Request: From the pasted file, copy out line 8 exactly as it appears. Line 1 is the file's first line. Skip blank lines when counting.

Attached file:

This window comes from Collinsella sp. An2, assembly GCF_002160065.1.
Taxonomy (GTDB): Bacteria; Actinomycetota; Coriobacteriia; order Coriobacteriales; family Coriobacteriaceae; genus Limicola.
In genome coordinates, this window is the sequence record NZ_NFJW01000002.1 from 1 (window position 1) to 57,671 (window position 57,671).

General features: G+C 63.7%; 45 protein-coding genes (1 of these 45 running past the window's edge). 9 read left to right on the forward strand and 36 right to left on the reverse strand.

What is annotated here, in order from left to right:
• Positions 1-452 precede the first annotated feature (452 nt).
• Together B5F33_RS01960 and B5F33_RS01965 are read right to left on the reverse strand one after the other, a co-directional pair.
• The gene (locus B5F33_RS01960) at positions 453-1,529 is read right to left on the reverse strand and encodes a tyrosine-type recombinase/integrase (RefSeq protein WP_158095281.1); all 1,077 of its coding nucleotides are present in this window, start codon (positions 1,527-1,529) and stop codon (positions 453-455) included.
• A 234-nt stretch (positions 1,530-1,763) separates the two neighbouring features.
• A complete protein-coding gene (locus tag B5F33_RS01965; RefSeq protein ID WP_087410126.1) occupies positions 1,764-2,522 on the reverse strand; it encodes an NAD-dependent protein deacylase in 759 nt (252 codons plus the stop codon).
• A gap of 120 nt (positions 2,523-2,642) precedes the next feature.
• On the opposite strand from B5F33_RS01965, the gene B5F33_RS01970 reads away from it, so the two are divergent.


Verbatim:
• The gene (locus B5F33_RS01960) at positions 453-1,529 is read right to left on the reverse strand and encodes a tyrosine-type recombinase/integrase (RefSeq protein WP_158095281.1); all 1,077 of its coding nucleotides are present in this window, start codon (positions 1,527-1,529) and stop codon (positions 453-455) included.